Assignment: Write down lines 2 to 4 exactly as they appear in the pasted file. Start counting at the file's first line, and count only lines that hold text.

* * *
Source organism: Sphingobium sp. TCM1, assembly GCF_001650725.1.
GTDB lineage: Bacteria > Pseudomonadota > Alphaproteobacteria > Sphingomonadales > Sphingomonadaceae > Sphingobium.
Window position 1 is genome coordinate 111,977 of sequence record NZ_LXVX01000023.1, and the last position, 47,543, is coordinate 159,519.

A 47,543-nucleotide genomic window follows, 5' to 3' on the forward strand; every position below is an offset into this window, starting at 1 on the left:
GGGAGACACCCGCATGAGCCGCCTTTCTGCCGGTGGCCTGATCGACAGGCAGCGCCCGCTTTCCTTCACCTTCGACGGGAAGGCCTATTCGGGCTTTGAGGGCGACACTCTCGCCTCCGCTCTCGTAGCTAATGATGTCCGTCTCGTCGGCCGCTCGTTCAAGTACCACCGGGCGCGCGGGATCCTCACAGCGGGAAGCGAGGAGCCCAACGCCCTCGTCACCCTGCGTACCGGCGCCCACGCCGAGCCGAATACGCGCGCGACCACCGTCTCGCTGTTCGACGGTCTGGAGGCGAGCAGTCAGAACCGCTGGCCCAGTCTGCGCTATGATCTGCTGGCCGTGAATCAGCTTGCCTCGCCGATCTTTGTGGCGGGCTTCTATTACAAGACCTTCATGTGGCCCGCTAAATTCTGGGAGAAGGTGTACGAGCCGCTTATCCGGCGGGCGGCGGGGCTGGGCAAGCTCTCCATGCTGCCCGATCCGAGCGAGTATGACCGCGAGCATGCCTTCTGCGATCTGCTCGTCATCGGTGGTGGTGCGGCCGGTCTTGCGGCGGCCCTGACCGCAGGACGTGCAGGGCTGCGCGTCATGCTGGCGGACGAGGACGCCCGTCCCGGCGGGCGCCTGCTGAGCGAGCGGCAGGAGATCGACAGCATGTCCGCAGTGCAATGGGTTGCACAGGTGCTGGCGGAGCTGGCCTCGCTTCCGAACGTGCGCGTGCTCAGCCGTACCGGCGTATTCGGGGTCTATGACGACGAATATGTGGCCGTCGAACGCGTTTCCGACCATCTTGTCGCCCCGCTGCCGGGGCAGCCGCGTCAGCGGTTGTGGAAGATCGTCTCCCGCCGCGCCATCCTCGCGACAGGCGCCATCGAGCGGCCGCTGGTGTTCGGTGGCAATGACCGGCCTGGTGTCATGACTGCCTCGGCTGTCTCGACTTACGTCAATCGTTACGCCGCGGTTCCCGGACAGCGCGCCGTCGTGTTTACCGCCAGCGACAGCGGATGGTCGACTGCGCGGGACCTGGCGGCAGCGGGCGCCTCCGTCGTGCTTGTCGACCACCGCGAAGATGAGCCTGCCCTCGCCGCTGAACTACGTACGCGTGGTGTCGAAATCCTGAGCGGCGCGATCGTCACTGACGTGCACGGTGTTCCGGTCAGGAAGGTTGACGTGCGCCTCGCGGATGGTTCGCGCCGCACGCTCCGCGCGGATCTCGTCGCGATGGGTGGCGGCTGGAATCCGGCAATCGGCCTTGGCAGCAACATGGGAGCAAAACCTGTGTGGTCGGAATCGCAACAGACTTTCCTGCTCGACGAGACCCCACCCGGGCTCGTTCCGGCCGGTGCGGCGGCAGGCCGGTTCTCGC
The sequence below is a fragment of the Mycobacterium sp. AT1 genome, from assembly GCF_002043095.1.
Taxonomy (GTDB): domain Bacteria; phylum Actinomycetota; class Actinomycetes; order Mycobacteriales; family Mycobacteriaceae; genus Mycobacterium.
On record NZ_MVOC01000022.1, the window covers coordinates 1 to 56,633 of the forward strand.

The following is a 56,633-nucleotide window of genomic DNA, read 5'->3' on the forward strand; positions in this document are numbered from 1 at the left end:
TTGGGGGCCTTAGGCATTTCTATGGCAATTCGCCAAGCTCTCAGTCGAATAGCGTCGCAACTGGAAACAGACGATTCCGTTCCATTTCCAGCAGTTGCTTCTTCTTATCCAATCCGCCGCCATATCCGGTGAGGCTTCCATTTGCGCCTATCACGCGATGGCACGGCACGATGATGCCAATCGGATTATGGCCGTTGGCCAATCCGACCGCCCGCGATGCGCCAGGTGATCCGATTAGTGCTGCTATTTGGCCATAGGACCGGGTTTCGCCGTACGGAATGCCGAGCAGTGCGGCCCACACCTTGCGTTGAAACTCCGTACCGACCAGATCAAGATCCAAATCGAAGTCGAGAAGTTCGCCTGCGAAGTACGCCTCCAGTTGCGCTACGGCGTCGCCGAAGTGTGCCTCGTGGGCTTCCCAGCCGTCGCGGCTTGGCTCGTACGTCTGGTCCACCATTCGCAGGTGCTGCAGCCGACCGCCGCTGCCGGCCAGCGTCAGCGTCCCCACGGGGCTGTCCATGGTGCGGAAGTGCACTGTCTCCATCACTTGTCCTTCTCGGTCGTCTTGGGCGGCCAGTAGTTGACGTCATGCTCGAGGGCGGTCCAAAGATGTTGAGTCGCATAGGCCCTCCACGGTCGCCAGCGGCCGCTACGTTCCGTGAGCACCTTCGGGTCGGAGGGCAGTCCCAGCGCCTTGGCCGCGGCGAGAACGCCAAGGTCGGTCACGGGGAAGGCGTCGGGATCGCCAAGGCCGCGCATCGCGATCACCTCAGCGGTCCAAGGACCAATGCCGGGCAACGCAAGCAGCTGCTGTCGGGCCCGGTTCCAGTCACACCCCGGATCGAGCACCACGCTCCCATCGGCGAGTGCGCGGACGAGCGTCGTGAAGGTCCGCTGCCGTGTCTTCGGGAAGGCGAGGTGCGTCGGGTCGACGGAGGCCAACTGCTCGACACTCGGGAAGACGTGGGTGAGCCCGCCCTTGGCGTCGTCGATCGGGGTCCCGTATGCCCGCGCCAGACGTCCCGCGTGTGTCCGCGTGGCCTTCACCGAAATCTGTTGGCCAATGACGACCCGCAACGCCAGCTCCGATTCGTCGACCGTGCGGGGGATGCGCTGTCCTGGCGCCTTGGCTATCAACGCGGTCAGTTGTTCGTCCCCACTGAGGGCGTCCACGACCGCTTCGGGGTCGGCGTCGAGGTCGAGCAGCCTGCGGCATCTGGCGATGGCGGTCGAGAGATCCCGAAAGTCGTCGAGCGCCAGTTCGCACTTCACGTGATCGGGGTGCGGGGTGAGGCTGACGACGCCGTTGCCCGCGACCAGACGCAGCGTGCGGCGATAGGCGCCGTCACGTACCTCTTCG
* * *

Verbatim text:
GTDB lineage: Bacteria > Pseudomonadota > Alphaproteobacteria > Sphingomonadales > Sphingomonadaceae > Sphingobium.
Window position 1 is genome coordinate 111,977 of sequence record NZ_LXVX01000023.1, and the last position, 47,543, is coordinate 159,519.

A 47,543-nucleotide genomic window follows, 5' to 3' on the forward strand; every position below is an offset into this window, starting at 1 on the left: